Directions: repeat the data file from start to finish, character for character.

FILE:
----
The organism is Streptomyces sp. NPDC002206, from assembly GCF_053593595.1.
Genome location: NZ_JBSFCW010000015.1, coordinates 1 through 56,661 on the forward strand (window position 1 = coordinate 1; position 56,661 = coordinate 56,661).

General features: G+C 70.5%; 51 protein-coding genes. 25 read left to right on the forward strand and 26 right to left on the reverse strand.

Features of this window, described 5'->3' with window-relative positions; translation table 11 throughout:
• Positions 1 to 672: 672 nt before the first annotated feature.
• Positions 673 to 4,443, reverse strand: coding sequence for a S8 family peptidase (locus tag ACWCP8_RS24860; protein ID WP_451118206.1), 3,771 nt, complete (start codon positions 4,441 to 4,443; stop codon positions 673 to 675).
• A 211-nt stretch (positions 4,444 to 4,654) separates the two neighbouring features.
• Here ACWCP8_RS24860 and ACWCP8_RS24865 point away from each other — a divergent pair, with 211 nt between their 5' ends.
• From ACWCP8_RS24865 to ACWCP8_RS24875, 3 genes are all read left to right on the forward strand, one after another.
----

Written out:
The organism is Streptomyces sp. NPDC002206, from assembly GCF_053593595.1.
Genome location: NZ_JBSFCW010000015.1, coordinates 1 through 56,661 on the forward strand (window position 1 = coordinate 1; position 56,661 = coordinate 56,661).

General features: G+C 70.5%; 51 protein-coding genes. 25 read left to right on the forward strand and 26 right to left on the reverse strand.

Features of this window, described 5'->3' with window-relative positions; translation table 11 throughout:
• Positions 1 to 672: 672 nt before the first annotated feature.
• Positions 673 to 4,443, reverse strand: coding sequence for a S8 family peptidase (locus tag ACWCP8_RS24860; protein ID WP_451118206.1), 3,771 nt, complete (start codon positions 4,441 to 4,443; stop codon positions 673 to 675).
• A 211-nt stretch (positions 4,444 to 4,654) separates the two neighbouring features.
• Here ACWCP8_RS24860 and ACWCP8_RS24865 point away from each other — a divergent pair, with 211 nt between their 5' ends.
• From ACWCP8_RS24865 to ACWCP8_RS24875, 3 genes are all read left to right on the forward strand, one after another.